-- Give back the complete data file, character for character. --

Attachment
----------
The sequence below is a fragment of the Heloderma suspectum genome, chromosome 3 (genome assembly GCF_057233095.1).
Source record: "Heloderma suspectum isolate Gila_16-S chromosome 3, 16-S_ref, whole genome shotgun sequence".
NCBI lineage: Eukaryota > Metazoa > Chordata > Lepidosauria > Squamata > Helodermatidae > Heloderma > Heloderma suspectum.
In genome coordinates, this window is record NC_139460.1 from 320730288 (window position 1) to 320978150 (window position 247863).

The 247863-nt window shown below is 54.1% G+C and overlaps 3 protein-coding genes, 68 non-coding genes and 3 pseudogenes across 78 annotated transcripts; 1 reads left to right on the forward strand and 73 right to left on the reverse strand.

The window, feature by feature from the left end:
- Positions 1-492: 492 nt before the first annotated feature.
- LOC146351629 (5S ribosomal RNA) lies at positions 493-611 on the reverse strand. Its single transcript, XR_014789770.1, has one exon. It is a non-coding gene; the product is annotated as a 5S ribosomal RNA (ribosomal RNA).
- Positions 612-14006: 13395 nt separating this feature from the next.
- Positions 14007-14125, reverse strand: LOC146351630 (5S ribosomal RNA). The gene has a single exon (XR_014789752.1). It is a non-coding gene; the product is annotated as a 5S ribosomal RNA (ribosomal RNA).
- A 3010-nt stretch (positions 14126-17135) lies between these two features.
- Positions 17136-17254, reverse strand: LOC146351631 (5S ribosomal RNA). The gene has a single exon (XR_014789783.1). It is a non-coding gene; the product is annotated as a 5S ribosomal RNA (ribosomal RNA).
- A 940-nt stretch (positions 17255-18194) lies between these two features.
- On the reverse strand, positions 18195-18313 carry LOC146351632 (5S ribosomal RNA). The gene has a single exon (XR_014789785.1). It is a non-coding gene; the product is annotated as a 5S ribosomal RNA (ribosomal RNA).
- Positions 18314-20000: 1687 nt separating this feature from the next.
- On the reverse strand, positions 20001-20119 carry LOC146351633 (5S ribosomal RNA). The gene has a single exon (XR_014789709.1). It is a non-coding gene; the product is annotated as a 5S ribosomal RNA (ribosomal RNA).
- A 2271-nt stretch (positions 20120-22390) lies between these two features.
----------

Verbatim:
The sequence below is a fragment of the Heloderma suspectum genome, chromosome 3 (genome assembly GCF_057233095.1).
Source record: "Heloderma suspectum isolate Gila_16-S chromosome 3, 16-S_ref, whole genome shotgun sequence".
NCBI lineage: Eukaryota > Metazoa > Chordata > Lepidosauria > Squamata > Helodermatidae > Heloderma > Heloderma suspectum.
In genome coordinates, this window is record NC_139460.1 from 320730288 (window position 1) to 320978150 (window position 247863).

The 247863-nt window shown below is 54.1% G+C and overlaps 3 protein-coding genes, 68 non-coding genes and 3 pseudogenes across 78 annotated transcripts; 1 reads left to right on the forward strand and 73 right to left on the reverse strand.

The window, feature by feature from the left end:
- Positions 1-492: 492 nt before the first annotated feature.
- LOC146351629 (5S ribosomal RNA) lies at positions 493-611 on the reverse strand. Its single transcript, XR_014789770.1, has one exon. It is a non-coding gene; the product is annotated as a 5S ribosomal RNA (ribosomal RNA).
- Positions 612-14006: 13395 nt separating this feature from the next.
- Positions 14007-14125, reverse strand: LOC146351630 (5S ribosomal RNA). The gene has a single exon (XR_014789752.1). It is a non-coding gene; the product is annotated as a 5S ribosomal RNA (ribosomal RNA).
- A 3010-nt stretch (positions 14126-17135) lies between these two features.
- Positions 17136-17254, reverse strand: LOC146351631 (5S ribosomal RNA). The gene has a single exon (XR_014789783.1). It is a non-coding gene; the product is annotated as a 5S ribosomal RNA (ribosomal RNA).
- A 940-nt stretch (positions 17255-18194) lies between these two features.
- On the reverse strand, positions 18195-18313 carry LOC146351632 (5S ribosomal RNA). The gene has a single exon (XR_014789785.1). It is a non-coding gene; the product is annotated as a 5S ribosomal RNA (ribosomal RNA).
- Positions 18314-20000: 1687 nt separating this feature from the next.
- On the reverse strand, positions 20001-20119 carry LOC146351633 (5S ribosomal RNA). The gene has a single exon (XR_014789709.1). It is a non-coding gene; the product is annotated as a 5S ribosomal RNA (ribosomal RNA).
- A 2271-nt stretch (positions 20120-22390) lies between these two features.